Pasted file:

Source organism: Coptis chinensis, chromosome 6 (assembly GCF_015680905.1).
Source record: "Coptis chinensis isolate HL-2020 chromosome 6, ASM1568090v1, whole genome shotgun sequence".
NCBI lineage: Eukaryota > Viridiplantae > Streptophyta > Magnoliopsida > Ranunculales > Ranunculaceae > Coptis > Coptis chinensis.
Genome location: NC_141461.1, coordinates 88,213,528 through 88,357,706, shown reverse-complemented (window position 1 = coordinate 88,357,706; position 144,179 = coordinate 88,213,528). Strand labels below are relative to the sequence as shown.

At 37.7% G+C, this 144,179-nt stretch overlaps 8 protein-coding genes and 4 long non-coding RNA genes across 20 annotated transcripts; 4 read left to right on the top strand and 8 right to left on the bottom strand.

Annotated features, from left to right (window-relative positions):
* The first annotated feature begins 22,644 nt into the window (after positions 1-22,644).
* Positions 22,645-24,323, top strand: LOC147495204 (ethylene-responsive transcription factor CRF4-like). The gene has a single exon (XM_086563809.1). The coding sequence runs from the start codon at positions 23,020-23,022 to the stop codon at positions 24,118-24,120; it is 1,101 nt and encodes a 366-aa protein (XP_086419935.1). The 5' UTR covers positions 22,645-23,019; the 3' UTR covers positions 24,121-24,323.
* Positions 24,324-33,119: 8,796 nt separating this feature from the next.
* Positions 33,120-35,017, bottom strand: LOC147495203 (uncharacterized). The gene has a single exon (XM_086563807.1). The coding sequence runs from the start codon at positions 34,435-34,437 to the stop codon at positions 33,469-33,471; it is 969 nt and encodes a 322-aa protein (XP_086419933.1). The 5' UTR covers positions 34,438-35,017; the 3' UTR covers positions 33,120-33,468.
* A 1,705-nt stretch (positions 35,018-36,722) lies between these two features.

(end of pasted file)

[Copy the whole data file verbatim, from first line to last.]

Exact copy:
Source organism: Coptis chinensis, chromosome 6 (assembly GCF_015680905.1).
Source record: "Coptis chinensis isolate HL-2020 chromosome 6, ASM1568090v1, whole genome shotgun sequence".
NCBI lineage: Eukaryota > Viridiplantae > Streptophyta > Magnoliopsida > Ranunculales > Ranunculaceae > Coptis > Coptis chinensis.
Genome location: NC_141461.1, coordinates 88,213,528 through 88,357,706, shown reverse-complemented (window position 1 = coordinate 88,357,706; position 144,179 = coordinate 88,213,528). Strand labels below are relative to the sequence as shown.

At 37.7% G+C, this 144,179-nt stretch overlaps 8 protein-coding genes and 4 long non-coding RNA genes across 20 annotated transcripts; 4 read left to right on the top strand and 8 right to left on the bottom strand.

Annotated features, from left to right (window-relative positions):
* The first annotated feature begins 22,644 nt into the window (after positions 1-22,644).
* Positions 22,645-24,323, top strand: LOC147495204 (ethylene-responsive transcription factor CRF4-like). The gene has a single exon (XM_086563809.1). The coding sequence runs from the start codon at positions 23,020-23,022 to the stop codon at positions 24,118-24,120; it is 1,101 nt and encodes a 366-aa protein (XP_086419935.1). The 5' UTR covers positions 22,645-23,019; the 3' UTR covers positions 24,121-24,323.
* Positions 24,324-33,119: 8,796 nt separating this feature from the next.
* Positions 33,120-35,017, bottom strand: LOC147495203 (uncharacterized). The gene has a single exon (XM_086563807.1). The coding sequence runs from the start codon at positions 34,435-34,437 to the stop codon at positions 33,469-33,471; it is 969 nt and encodes a 322-aa protein (XP_086419933.1). The 5' UTR covers positions 34,438-35,017; the 3' UTR covers positions 33,120-33,468.
* A 1,705-nt stretch (positions 35,018-36,722) lies between these two features.